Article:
Day 26: Object Oriented Programming is Complete!

Day 26: Object Oriented Programming is Complete!

#100DaysOfCode Challenge

Today’s Progress:

Today I finished the Object Oriented Programming section of the JavaScript course from freeCodeCamp. Today’s challenges focused on how constructors, prototypes, subtypes, supertypes, inheritance, and mixins. You can read my full #100DaysOfCode journey on GitHub.

Quotes & Key Ideas:

  • When using a constructor the new operator is needed when calling the constructor such as in the example below. This will create a new object, blueBird with the properties, etc. It can then be accessed and modified just like any other property within an object.
function Bird() { = "Albert";  
  this.color  = "blue";  
  this.numLegs = 2;  
let blueBird = new Bird();
  • To make constructors more flexible we can design them to accept variables as parameters so that it’s easy to construct the objects with the appropriate/desired properties. For example:
function Bird(name, color) { = name;  
  this.color = color;  
  this.numLegs = 2;  
let cardinal = new Bird("Bruce", "red");
  • “Anytime a constructor function creates a new object, that object is said to be an instance of its constructor. JavaScript gives a convenient way to verify this with the instanceof operator. instanceof allows you to compare an object to a constructor, returning true or false based on whether or not that object was created with the constructor."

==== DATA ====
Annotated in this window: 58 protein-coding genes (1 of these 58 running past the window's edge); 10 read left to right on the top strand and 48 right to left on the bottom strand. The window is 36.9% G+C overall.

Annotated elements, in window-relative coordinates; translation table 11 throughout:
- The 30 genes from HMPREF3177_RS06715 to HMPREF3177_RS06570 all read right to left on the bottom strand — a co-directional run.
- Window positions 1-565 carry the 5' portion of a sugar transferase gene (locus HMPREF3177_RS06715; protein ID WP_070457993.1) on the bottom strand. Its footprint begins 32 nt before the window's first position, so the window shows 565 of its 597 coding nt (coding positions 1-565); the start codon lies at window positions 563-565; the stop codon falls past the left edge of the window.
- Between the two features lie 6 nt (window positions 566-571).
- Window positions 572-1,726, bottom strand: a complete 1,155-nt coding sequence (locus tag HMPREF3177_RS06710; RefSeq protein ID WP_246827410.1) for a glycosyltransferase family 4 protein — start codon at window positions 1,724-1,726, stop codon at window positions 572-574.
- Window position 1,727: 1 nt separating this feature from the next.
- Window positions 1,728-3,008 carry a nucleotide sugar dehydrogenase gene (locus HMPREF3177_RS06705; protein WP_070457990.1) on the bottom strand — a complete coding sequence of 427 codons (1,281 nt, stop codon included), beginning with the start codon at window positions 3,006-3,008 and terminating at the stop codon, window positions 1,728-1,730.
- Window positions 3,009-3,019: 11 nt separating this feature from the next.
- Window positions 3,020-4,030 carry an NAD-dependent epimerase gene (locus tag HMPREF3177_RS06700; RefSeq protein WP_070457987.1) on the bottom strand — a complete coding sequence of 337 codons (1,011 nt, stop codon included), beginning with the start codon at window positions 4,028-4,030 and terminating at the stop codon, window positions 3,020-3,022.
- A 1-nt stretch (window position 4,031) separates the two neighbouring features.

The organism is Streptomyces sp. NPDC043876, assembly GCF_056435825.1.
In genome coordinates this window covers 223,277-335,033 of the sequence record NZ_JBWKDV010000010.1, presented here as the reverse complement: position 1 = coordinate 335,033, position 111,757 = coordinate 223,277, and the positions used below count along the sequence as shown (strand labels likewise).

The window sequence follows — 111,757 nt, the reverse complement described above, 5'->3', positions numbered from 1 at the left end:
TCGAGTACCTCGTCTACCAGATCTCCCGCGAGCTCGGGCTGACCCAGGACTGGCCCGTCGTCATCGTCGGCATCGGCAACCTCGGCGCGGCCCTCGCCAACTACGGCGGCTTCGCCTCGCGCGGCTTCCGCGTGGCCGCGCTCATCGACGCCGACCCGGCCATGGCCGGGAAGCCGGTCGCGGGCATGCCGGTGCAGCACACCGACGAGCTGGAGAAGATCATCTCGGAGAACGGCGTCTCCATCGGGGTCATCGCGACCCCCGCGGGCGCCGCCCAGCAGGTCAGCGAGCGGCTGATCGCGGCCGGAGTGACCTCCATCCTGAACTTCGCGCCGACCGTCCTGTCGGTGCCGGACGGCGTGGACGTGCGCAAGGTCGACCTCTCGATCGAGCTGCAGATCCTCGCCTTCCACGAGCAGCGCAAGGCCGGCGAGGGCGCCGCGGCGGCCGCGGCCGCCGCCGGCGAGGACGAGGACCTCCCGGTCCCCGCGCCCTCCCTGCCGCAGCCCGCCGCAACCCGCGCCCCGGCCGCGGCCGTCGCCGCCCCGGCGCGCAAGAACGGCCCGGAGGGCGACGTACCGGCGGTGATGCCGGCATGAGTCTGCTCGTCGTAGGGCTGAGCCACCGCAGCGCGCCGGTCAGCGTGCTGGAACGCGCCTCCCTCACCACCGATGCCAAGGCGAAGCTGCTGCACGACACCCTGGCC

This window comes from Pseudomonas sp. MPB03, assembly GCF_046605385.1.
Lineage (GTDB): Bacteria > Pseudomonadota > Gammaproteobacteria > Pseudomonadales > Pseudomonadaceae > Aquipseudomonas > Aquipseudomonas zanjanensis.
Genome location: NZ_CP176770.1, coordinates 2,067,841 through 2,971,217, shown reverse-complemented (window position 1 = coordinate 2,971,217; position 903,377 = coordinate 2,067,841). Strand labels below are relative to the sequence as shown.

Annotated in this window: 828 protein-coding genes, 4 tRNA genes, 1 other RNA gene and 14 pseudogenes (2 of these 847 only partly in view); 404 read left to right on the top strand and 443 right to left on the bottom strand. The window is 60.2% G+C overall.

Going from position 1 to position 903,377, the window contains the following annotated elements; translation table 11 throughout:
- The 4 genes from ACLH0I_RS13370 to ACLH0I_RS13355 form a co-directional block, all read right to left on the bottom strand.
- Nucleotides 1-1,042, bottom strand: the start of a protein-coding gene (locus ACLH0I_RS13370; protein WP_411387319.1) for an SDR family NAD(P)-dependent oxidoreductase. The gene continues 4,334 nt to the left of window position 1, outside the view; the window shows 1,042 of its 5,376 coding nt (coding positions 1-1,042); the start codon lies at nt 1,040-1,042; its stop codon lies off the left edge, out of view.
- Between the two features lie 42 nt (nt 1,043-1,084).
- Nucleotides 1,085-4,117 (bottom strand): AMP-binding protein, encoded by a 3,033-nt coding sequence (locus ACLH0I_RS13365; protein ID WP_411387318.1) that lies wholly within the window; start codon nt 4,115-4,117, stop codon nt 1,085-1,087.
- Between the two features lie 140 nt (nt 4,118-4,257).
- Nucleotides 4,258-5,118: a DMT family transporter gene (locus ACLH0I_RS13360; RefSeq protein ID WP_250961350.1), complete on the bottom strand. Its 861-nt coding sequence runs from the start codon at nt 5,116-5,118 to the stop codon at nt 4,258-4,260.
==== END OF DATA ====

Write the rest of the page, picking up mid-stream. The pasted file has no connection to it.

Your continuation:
• “Properties in the prototype are shared among ALL instances of" the constructor object and "Since all instances automatically have the properties on the prototype, think of a prototype as a "recipe" for creating objects." For example, Bird.prototype.numLegs = 2; will give the property numLegs the value of 2 for all objects created using the Bird constructor.
  • “Own properties are defined directly on the object instance itself. And prototype properties are defined on the prototype." For example:
function Bird(name) { = name;  //own property  
Bird.prototype.numLegs = 2; // prototype property
let duck = new Bird("Donald");
  • “There is one crucial side effect of manually setting the prototype to a new object. It erases the constructor property! ... To fix this, whenever a prototype is manually set to a new object, remember to define the constructor property:
Bird.prototype = {  
  constructor: Bird,  
  numLegs: 2,  
  eat: function() {  
    console.log("nom nom nom");  
  describe: function() {  
    console.log("My name is " +;  
  • “Just like people inherit genes from their parents, an object inherits its prototype directly from the constructor function that created it."
  • The isPrototypeOf method will show the relationship of the object and the constructor that created it
  • “All objects in JavaScript (with a few exceptions) have a prototype. Also, an object’s prototype itself is an object"
  • The principle of Don’t Repeat Yourself (DRY) is used in programming because repetitive programs become harder to modify when changes are needed. This leads to more work, which can also lead to more errors. We can use inheritance to help reduce repetition in programs.